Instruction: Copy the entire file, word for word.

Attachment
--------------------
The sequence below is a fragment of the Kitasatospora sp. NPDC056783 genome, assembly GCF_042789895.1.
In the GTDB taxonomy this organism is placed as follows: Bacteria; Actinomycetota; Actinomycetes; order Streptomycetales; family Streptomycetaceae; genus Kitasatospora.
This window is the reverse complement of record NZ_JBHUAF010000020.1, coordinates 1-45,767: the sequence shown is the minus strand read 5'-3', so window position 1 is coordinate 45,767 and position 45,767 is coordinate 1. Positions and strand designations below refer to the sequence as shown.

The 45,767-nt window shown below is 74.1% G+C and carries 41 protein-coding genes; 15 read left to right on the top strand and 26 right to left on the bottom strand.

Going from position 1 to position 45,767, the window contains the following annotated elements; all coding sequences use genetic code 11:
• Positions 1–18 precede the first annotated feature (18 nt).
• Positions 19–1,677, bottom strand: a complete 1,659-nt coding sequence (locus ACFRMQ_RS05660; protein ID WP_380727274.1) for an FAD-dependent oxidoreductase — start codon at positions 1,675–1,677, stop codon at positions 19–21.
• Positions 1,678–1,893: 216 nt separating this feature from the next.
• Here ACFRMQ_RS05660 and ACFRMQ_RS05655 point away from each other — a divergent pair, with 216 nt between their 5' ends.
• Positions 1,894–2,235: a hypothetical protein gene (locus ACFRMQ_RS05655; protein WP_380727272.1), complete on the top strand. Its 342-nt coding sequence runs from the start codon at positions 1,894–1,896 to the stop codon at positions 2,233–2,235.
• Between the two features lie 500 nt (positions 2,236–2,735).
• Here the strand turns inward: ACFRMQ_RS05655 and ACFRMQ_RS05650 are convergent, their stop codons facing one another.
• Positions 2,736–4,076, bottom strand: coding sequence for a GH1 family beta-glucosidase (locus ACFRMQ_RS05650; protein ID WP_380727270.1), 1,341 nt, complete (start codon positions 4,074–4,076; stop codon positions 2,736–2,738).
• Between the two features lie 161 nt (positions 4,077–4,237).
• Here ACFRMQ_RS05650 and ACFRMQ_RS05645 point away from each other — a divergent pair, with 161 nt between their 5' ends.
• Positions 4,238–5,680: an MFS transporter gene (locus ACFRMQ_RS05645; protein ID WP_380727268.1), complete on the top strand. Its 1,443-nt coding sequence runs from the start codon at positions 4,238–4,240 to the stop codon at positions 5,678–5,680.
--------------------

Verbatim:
The sequence below is a fragment of the Kitasatospora sp. NPDC056783 genome, assembly GCF_042789895.1.
In the GTDB taxonomy this organism is placed as follows: Bacteria; Actinomycetota; Actinomycetes; order Streptomycetales; family Streptomycetaceae; genus Kitasatospora.
This window is the reverse complement of record NZ_JBHUAF010000020.1, coordinates 1-45,767: the sequence shown is the minus strand read 5'-3', so window position 1 is coordinate 45,767 and position 45,767 is coordinate 1. Positions and strand designations below refer to the sequence as shown.

The 45,767-nt window shown below is 74.1% G+C and carries 41 protein-coding genes; 15 read left to right on the top strand and 26 right to left on the bottom strand.

Going from position 1 to position 45,767, the window contains the following annotated elements; all coding sequences use genetic code 11:
• Positions 1–18 precede the first annotated feature (18 nt).
• Positions 19–1,677, bottom strand: a complete 1,659-nt coding sequence (locus ACFRMQ_RS05660; protein ID WP_380727274.1) for an FAD-dependent oxidoreductase — start codon at positions 1,675–1,677, stop codon at positions 19–21.
• Positions 1,678–1,893: 216 nt separating this feature from the next.
• Here ACFRMQ_RS05660 and ACFRMQ_RS05655 point away from each other — a divergent pair, with 216 nt between their 5' ends.
• Positions 1,894–2,235: a hypothetical protein gene (locus ACFRMQ_RS05655; protein WP_380727272.1), complete on the top strand. Its 342-nt coding sequence runs from the start codon at positions 1,894–1,896 to the stop codon at positions 2,233–2,235.
• Between the two features lie 500 nt (positions 2,236–2,735).
• Here the strand turns inward: ACFRMQ_RS05655 and ACFRMQ_RS05650 are convergent, their stop codons facing one another.
• Positions 2,736–4,076, bottom strand: coding sequence for a GH1 family beta-glucosidase (locus ACFRMQ_RS05650; protein ID WP_380727270.1), 1,341 nt, complete (start codon positions 4,074–4,076; stop codon positions 2,736–2,738).
• Between the two features lie 161 nt (positions 4,077–4,237).
• Here ACFRMQ_RS05650 and ACFRMQ_RS05645 point away from each other — a divergent pair, with 161 nt between their 5' ends.
• Positions 4,238–5,680: an MFS transporter gene (locus ACFRMQ_RS05645; protein ID WP_380727268.1), complete on the top strand. Its 1,443-nt coding sequence runs from the start codon at positions 4,238–4,240 to the stop codon at positions 5,678–5,680.